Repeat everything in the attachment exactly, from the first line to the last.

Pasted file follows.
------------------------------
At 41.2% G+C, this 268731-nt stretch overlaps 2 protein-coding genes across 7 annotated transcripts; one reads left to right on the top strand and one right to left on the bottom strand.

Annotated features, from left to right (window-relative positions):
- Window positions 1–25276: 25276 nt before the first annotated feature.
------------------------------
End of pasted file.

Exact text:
At 41.2% G+C, this 268731-nt stretch overlaps 2 protein-coding genes across 7 annotated transcripts; one reads left to right on the top strand and one right to left on the bottom strand.

Annotated features, from left to right (window-relative positions):
- Window positions 1–25276: 25276 nt before the first annotated feature.